Thursday, 29 May 2014

Etal Castle

When the Normans invaded England in 1066, they established their rule over southern England then advanced north.  It was not until the end of the century that the border with Scotland was firmly established.  In 1100 Henry I began the colonisation of Northumberland by securing a series of baronies between the Tweed and the Tyne.  These baronies were given to Normans of proven loyalty in  return for military service.  The castles of Morpeth, Alnwick, Bolam, Mitford, Prudhoe, Wark and Wooler formed the nuclei of the strongholds.  Etal was a small manorial holding within the barony of Wooler, granted to Robert Muschamp, stretching from the North Sea to the Cheviot Hills.



Documents show that Robert Manners was already holding lands within the barony which was probably the manor of Etal.  Due to the proximity of Scotland and the violent and bloody times that people lived in, the timber hall was replaced by stronger and more defensible structure.  Another Robert is recorded as Lord of Etal, having been knighted in 1278 for services to the king.  Robert would have served both Edward II and I in the Scottish wars, however another Robert (son) is recorded as Lord of Etal in 1336.

In 1338 The Manners’ neighbours, the Herons of Ford, obtained a licence to fortify their manor house into a castle.  In 1341 Robert Manners followed suit and began to fortify Etal.  His son, John, who continued with the building of the fortifications, and in 1368, Etal is referred to as a castle, succeeded Robert.  John died sometime before 1402 when another Robert became Lord of Etal.  It is believed he married a Baxter heiress as substantial lands passed into the hands of the Manners family.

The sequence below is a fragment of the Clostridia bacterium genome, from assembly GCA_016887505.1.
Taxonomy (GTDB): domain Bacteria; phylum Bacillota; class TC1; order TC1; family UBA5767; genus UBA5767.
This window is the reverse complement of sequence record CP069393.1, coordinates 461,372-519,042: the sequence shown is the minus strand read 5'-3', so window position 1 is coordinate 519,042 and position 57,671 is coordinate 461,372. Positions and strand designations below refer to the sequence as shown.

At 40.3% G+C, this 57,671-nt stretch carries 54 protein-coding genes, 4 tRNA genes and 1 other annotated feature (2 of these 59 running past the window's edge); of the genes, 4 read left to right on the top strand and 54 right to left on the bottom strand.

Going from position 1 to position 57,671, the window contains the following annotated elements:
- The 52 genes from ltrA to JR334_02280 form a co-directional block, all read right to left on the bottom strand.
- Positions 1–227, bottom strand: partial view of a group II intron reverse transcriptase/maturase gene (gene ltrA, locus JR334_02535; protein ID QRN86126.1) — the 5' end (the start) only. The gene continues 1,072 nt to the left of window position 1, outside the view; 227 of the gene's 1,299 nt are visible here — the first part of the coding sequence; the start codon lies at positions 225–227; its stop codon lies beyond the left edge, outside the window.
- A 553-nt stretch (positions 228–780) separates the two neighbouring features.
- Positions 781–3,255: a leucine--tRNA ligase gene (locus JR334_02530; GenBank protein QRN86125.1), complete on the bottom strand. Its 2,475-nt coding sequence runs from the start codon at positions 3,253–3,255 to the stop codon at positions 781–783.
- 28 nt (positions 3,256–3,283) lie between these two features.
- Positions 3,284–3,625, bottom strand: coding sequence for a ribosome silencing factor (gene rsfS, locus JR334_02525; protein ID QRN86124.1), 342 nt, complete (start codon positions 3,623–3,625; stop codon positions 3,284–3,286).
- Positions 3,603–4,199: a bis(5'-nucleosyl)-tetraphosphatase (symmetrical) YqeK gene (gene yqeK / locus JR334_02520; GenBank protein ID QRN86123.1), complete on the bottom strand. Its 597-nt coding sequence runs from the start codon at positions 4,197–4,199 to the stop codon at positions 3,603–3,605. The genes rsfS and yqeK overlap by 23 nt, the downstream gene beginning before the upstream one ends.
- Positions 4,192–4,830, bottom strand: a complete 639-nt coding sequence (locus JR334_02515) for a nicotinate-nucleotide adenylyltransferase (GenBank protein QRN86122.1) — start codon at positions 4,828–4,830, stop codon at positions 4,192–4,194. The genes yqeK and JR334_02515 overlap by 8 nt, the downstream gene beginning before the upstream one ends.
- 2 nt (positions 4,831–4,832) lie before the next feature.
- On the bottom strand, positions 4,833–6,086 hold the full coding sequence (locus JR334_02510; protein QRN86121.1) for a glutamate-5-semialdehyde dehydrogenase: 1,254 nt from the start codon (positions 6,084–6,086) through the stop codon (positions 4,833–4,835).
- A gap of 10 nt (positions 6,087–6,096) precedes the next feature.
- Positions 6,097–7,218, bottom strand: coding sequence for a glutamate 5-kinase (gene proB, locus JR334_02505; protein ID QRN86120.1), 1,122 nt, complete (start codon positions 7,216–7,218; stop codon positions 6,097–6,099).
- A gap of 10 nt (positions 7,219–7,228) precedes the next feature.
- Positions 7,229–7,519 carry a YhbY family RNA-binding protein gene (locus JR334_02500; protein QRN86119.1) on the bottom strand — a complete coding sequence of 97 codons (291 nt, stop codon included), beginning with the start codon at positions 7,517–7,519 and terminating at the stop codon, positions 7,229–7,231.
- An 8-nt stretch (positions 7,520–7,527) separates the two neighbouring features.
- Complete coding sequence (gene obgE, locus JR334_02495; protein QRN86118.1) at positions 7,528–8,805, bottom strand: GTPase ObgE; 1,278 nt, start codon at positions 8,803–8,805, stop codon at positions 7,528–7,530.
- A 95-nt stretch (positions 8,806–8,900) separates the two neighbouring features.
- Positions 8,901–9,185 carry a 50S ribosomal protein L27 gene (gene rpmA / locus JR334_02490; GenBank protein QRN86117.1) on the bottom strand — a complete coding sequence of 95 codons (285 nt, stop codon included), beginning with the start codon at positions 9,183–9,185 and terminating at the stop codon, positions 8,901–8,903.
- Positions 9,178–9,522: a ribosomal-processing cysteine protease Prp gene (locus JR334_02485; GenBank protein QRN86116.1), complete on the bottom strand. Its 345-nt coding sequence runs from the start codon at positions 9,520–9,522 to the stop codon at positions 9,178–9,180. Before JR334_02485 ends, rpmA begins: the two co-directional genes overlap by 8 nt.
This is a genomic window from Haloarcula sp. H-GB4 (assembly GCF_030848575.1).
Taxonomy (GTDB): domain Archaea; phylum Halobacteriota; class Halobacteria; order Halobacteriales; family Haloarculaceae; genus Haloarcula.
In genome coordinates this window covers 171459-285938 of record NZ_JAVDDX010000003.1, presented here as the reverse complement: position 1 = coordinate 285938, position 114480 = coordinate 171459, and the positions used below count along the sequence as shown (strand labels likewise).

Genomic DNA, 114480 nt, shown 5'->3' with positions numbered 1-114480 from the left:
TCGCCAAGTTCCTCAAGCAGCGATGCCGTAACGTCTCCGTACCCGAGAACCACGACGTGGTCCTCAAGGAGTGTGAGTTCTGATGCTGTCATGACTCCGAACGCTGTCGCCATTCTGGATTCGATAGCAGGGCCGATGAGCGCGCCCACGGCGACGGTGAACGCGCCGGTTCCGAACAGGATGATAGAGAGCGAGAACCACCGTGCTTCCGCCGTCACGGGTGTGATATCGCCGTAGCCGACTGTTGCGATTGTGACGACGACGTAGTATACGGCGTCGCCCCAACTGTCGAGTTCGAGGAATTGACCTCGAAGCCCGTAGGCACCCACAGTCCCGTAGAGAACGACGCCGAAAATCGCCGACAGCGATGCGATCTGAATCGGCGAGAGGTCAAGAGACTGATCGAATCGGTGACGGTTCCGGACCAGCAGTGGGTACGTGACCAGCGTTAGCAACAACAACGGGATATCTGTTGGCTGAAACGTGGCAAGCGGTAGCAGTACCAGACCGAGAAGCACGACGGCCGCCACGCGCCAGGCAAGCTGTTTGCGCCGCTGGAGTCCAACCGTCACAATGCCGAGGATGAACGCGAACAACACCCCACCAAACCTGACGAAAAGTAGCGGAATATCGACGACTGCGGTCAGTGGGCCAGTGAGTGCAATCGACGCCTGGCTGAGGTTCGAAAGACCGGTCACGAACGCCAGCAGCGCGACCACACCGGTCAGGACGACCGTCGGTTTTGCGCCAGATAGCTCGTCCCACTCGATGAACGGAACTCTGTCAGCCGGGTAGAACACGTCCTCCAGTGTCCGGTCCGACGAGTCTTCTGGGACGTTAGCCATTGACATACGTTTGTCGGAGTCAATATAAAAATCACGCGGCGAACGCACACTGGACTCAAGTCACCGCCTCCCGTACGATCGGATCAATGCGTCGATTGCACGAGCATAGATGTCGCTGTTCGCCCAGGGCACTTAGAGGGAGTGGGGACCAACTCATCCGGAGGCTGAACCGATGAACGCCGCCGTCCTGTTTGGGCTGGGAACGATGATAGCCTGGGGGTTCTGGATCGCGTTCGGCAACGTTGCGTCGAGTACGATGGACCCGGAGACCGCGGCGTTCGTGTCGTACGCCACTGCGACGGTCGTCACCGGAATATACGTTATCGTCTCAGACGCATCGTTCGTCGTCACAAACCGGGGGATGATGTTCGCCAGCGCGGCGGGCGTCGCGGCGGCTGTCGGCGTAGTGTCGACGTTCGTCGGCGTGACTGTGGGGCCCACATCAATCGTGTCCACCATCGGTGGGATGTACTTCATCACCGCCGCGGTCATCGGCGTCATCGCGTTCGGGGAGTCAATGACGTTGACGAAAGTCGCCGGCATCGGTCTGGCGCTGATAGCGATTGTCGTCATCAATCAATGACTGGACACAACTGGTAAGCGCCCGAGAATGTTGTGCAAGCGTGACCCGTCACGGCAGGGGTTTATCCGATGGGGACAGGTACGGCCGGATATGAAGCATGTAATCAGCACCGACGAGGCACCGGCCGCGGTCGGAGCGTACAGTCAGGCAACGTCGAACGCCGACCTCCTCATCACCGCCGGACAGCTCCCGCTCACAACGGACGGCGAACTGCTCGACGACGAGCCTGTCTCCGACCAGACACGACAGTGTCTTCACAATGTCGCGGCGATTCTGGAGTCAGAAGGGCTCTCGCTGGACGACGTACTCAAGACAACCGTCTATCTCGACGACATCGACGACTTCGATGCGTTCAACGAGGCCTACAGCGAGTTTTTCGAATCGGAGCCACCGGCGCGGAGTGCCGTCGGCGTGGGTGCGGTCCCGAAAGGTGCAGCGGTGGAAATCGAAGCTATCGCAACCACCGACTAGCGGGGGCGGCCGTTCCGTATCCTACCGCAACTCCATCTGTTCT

John was succeeded by another Robert, who is remembered for his part in a disastrous feud between the Manners and the Herons of Ford.  The feud peaked in 1428 when John Manners killed William Heron, son and heir of the Lord of Ford.  A commission was set up to examine the death and John was ordered to pay Williams widow compensation.  However the feud continued with the Herons being supported by the Umfraville family and the Manners by the Ogles, Middletons and Lilburns.  The feud rumbled along until 1438, with quite a few leading local personages including John and his eldest son dying.


His second son Robert, who was an active leader and accompanied Sir Henry Percy on his border duties, succeeded John.  He was awarded a knighthood, but was killed during the War of the Roses when he served with the Percy’s for the Lancastrian cause.  Both Robert and the Earl of Northumberland fell at the battle of Towton in 1461.

 
Eventually the Lord of the manor moved south and the lands were left in the hands of a constable, John Collingwood.  In 1513, an army of 30 000 Scots led by James IV invaded England whilst Henry VIII was abroad fighting another war. The Northumbria castles started to fall and Etal was captured and turned into a Scots stronghold. The Earl of Surrey raised 20 000 northerners to take arms leading to the English victory at Flodden.  James and many Scottish notable families were killed, and the Scots artillery was taken to Etal for safekeeping.  
 
 The union of the English and Scottish crowns in 1603 ended Etal’s role as a fortified stronghold against the Scottish.  The need for castles at strategic locations ceased and Etal became a manor.  The Crown granted the manor to George Hume who became Baron Hume of Berwick.  However Etal still continued to pass  through the hands of some colourful characters.


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